Every female corporate traveler has to establish her position on the well known and much disliked game of musical chairs that (typically) tourist or novice fellow travels try to play. Think of it as your Position Principle. The scenario may go like this: older couple gets on the plane confused, disoriented, and seemingly perplexed that the row numbers start with 1 and proceed in single integers to the back. In other words, you see them starting to look for their row around Row 3 when you know they are in Row 25. Or it goes like this: father and 8 year old get on plane, both have middle seat and they start looking around for who in either an aisle or middle wants to trade with them and have the pleasure of sitting in a middle seat. (Incidentally, they also are surprised that the rows are in sequential order.) Or this: family of five (with a baby) are spread across multiple rows (but all within sight of each other) and want to make a couple of people move so that they can be comfortably in a single row bumper to bumper with each other. (And just think of how fun it is for the person in the sixth seat to be next to that baby!)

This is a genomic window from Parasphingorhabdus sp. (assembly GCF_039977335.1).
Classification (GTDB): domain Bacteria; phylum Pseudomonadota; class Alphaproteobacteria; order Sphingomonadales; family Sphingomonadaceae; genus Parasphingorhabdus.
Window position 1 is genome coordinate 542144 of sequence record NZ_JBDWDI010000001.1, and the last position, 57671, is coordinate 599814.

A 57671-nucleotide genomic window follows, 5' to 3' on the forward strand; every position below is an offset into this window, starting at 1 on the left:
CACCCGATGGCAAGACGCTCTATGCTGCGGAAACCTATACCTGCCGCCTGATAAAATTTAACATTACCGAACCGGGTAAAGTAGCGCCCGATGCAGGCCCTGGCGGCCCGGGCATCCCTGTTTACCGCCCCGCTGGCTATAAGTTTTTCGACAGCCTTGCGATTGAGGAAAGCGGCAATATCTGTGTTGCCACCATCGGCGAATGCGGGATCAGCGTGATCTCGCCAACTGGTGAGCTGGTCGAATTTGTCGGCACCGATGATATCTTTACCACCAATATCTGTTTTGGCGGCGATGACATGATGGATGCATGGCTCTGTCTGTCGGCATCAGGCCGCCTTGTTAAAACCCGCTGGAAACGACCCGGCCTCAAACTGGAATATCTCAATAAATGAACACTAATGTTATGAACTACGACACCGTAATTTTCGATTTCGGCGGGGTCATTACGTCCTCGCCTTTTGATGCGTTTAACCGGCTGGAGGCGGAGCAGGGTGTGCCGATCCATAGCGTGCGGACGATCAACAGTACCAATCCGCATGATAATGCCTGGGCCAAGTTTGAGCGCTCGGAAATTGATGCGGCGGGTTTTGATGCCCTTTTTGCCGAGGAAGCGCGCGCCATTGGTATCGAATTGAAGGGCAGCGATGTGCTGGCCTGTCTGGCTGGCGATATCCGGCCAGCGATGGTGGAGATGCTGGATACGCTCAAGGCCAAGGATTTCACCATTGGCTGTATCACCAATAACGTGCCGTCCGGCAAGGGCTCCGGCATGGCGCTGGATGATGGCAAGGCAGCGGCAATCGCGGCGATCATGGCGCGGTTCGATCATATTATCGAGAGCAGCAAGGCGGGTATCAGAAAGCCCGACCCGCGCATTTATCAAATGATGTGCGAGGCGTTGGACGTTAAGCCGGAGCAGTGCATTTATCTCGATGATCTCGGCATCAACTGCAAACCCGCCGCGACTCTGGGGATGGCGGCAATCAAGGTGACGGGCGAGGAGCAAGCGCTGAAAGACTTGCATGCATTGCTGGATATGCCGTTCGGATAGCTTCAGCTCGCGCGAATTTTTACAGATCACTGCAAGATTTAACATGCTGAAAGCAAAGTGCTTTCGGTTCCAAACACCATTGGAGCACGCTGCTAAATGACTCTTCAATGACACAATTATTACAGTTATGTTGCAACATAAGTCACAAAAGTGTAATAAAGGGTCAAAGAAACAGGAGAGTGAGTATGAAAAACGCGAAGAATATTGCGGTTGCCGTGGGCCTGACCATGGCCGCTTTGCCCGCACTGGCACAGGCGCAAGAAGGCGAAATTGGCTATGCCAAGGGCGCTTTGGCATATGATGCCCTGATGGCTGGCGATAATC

My point is this – at any time you can be comfortably sitting in your aisle seat (or if you’re a window woman, your seat with a view!) when you may be asked if you wouldn’t mind giving up your seat to sit in the middle. Your Position Principle needs to take in several considerations. First, age – do you do it for the elderly couple because it’s simply respectful? Second, length of flight – are you more likely to do it on a short flight, a sorta air mitzvah? Third, family first – do you remember the days when you traveled with a baby and try to make it easier for the overwhelmed and under-rested family?
I’m not going to judge your decision here, but you best think about it lest you be caught off guard and feel pressured in the moment and make a decision you regret. For me, personally, I rarely switch seats. I remember doing it once on a short flight for a young couple who clearly wanted to hold hands and make out during the flight. That seemed like a worthy cause to me. In general, length of flight and time of flight are key considerations, followed by age, and then family. As a female corporate traveler, you may have your heartstrings pulled a bit wondering if being accommodating isn’t the right thing to do. Well, look around – are your male corporate travelers playing musical chairs? Um, they are not.
Welcome any readers who want to share their experiences with Musical Chairs and their Position Principles.